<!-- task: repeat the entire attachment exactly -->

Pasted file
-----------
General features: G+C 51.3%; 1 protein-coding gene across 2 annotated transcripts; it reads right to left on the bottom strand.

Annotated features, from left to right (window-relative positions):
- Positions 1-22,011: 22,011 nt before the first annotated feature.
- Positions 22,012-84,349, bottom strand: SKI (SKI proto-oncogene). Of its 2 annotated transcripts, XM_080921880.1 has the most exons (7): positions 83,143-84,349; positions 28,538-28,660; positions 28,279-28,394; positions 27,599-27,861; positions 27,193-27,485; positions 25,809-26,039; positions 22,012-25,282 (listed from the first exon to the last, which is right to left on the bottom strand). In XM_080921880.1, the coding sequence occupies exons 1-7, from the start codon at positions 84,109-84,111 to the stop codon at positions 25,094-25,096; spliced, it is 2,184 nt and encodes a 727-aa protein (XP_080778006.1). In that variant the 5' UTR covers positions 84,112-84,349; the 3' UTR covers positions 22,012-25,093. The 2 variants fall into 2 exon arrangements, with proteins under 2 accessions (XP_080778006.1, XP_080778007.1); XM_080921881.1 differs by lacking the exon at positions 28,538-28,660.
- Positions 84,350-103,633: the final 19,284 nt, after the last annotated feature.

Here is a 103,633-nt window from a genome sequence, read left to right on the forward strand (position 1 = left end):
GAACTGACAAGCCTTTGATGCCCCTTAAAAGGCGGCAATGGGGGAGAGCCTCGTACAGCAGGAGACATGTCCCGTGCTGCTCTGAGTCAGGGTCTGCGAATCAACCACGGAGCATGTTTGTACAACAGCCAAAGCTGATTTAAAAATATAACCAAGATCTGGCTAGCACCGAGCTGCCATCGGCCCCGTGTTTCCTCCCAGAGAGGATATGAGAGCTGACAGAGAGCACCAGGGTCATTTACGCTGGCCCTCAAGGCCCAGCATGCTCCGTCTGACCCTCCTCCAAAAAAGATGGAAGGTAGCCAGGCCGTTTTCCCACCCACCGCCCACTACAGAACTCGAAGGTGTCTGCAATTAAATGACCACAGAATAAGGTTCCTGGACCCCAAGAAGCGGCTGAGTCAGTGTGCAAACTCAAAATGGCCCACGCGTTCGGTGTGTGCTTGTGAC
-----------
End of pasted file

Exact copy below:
General features: G+C 51.3%; 1 protein-coding gene across 2 annotated transcripts; it reads right to left on the bottom strand.

Annotated features, from left to right (window-relative positions):
- Positions 1-22,011: 22,011 nt before the first annotated feature.
- Positions 22,012-84,349, bottom strand: SKI (SKI proto-oncogene). Of its 2 annotated transcripts, XM_080921880.1 has the most exons (7): positions 83,143-84,349; positions 28,538-28,660; positions 28,279-28,394; positions 27,599-27,861; positions 27,193-27,485; positions 25,809-26,039; positions 22,012-25,282 (listed from the first exon to the last, which is right to left on the bottom strand). In XM_080921880.1, the coding sequence occupies exons 1-7, from the start codon at positions 84,109-84,111 to the stop codon at positions 25,094-25,096; spliced, it is 2,184 nt and encodes a 727-aa protein (XP_080778006.1). In that variant the 5' UTR covers positions 84,112-84,349; the 3' UTR covers positions 22,012-25,093. The 2 variants fall into 2 exon arrangements, with proteins under 2 accessions (XP_080778006.1, XP_080778007.1); XM_080921881.1 differs by lacking the exon at positions 28,538-28,660.
- Positions 84,350-103,633: the final 19,284 nt, after the last annotated feature.

Here is a 103,633-nt window from a genome sequence, read left to right on the forward strand (position 1 = left end):
GAACTGACAAGCCTTTGATGCCCCTTAAAAGGCGGCAATGGGGGAGAGCCTCGTACAGCAGGAGACATGTCCCGTGCTGCTCTGAGTCAGGGTCTGCGAATCAACCACGGAGCATGTTTGTACAACAGCCAAAGCTGATTTAAAAATATAACCAAGATCTGGCTAGCACCGAGCTGCCATCGGCCCCGTGTTTCCTCCCAGAGAGGATATGAGAGCTGACAGAGAGCACCAGGGTCATTTACGCTGGCCCTCAAGGCCCAGCATGCTCCGTCTGACCCTCCTCCAAAAAAGATGGAAGGTAGCCAGGCCGTTTTCCCACCCACCGCCCACTACAGAACTCGAAGGTGTCTGCAATTAAATGACCACAGAATAAGGTTCCTGGACCCCAAGAAGCGGCTGAGTCAGTGTGCAAACTCAAAATGGCCCACGCGTTCGGTGTGTGCTTGTGAC